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Apple cracks down on iPhone thieves with new security setting

Apple is launching a new security feature to protect iPhone users' passcodes from being stolen and used by thieves to break into phones.

Imagine this scenario. You are out and about in public, and someone snoops over your shoulder and sees you enter your password into your phone. Then they snatch your iPhone at some point.

Now that the thief knows your passcode and has your iPhone, they have access to virtually everything in your phone. They can even lock you out of your iCloud and erase your photos and files.

Fortunately, Apple is aware of this security vulnerability and is rolling out a new feature to defend against these attacks. It is called Stolen Device Protection. We contacted Apple to learn more about this new security setting, and here is what a company spokesperson tells us:

"As threats to user devices continue to evolve, we work tirelessly to develop powerful new protections for our users and their data. iPhone data encryption has long led the industry, and a thief can’t access data on a stolen iPhone without knowing the user’s passcode. In the rare cases where a thief can observe the user entering the passcode and then steal the device, Stolen Device Protection adds a sophisticated new layer of protection."

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What is Stolen Device Protection?

Stolen Device Protection is a new setting that you can enable on your iPhone if you have the latest developer beta of iOS 17.3. Others will receive the opt-in feature in the coming weeks when iOS 17.3 is launched to the public. It uses your iPhone’s location to determine whether you are in a familiar place, such as your home or work.

If you are in an unfamiliar place, then the setting will require Face ID or Touch ID in addition to your passcode to perform sensitive actions, such as changing your Apple ID password, updating your security settings or accessing your passwords in Keychain.

It will also implement an hour-long delay before you can perform these actions and require you to reconfirm with another biometric scan. This way, even if a thief knows your passcode, they won’t be able to access your data or lock you out of your account without your face or fingerprint.

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Why do you need Stolen Device Protection?

You might think that your passcode is enough to protect your iPhone, but it is not. Your passcode, which is typically four or six digits, has a powerful reach. It can unlock your device, access your Apple account and view your passwords in Keychain. And when Face ID or Touch ID fails, the passcode serves as a fallback.

This means that if a thief gets hold of your passcode, they can do a lot of damage to your personal and financial information by:

These are not hypothetical scenarios. They have happened to real people, and they could happen to you, too.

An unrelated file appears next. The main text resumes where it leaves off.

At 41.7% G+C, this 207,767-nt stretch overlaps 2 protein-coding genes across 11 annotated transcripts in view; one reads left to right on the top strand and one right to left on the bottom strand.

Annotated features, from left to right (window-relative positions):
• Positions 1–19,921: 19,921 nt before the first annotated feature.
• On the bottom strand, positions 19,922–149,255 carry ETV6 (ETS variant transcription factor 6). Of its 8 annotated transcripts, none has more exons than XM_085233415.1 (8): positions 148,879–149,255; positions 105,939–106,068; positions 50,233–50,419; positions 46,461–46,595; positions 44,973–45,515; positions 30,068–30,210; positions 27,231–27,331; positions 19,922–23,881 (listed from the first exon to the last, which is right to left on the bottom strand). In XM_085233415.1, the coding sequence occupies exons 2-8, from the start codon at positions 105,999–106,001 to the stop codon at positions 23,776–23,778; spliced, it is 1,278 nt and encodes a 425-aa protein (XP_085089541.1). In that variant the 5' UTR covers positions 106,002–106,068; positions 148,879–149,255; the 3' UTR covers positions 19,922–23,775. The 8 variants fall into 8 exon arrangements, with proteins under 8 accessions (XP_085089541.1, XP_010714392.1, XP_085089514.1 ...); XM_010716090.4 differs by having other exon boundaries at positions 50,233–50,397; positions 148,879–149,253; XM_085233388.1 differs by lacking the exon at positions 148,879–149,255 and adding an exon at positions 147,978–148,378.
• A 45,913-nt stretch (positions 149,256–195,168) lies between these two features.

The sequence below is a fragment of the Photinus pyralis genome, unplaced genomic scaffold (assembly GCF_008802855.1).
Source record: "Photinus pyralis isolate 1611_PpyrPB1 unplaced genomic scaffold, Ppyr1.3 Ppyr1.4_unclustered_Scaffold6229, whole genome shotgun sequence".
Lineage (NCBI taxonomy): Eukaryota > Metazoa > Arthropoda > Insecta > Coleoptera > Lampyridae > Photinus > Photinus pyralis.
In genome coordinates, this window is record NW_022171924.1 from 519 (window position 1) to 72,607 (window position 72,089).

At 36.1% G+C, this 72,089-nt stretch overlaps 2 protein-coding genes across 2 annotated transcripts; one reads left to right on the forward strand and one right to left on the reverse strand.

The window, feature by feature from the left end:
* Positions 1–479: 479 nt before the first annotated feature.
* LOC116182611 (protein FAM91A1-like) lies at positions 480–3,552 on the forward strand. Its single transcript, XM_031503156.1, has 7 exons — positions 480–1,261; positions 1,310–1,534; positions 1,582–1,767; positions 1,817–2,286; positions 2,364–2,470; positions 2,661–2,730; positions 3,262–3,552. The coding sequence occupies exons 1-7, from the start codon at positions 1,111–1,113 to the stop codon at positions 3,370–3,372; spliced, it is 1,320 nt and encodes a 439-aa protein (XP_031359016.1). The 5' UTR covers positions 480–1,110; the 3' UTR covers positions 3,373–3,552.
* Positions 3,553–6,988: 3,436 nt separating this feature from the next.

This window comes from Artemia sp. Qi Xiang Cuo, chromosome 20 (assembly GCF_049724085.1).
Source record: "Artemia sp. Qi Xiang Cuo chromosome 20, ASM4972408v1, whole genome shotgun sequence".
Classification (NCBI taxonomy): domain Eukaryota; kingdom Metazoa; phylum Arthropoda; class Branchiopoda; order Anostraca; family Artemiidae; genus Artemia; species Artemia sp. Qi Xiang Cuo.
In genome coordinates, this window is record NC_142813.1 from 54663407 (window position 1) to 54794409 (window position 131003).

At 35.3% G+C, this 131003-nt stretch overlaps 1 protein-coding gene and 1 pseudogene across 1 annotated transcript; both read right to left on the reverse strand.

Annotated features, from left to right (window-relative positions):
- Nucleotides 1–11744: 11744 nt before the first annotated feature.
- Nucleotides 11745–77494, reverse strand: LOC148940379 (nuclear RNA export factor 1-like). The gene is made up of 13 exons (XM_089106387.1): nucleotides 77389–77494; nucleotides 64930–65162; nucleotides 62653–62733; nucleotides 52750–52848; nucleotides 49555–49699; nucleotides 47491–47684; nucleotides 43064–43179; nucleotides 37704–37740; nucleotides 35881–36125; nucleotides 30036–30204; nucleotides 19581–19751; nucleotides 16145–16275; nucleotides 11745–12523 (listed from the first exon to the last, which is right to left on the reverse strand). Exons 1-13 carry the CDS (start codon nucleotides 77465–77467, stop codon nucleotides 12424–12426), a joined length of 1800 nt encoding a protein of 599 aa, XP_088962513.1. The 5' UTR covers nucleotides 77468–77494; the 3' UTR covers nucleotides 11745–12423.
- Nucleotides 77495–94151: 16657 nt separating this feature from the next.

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How to enable Stolen Device Protection

If you want to enable Stolen Device Protection, you need to have an iPhone running iOS 17.3 or later. Again, iOS 17.3 is in the beta testing phase and not yet available to the public. You also need to have Face ID or Touch ID enabled on your device. To enable the setting, follow these steps:

You will see a message that says, "Stolen Device Protection is on. This iPhone will require Face ID or Touch ID in addition to your passcode to perform sensitive actions when you are away from familiar locations." You can also view and edit your familiar locations by tapping on them.

MORE: HOW TO PROTECT YOUR IPHONE FROM CYBERATTACKS WITH LOCKDOWN MODE

How to enhance your iPhone security beyond Stolen Device Protection

Stolen Device Protection is a welcome addition to the iPhone’s security features. It can help you protect your data and account from thieves who know your passcode. However, it is not a foolproof solution. It won’t cover all the threats to your personal and financial information on your iPhone.

Kurt's key takeaways

Stolen Device Protection is a smart and innovative way to prevent thieves from accessing your data and account if they know your passcode. It adds an extra layer of security that is based on your location and biometrics. It is easy to enable and customize, and it can give you peace of mind when you are out and about with your iPhone. We recommend that you update your device to iOS 17.3 and turn on this feature as soon as it is available to you. You never know when you might need it.

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Have you ever had your iPhone or data stolen by someone who knew your passcode? If so, what did you do, and what advice would you give others? Let us know by writing us at Cyberguy.com/Contact.

For more of my tech tips & security alerts, subscribe to my free CyberGuy Report Newsletter by heading to Cyberguy.com/Newsletter.

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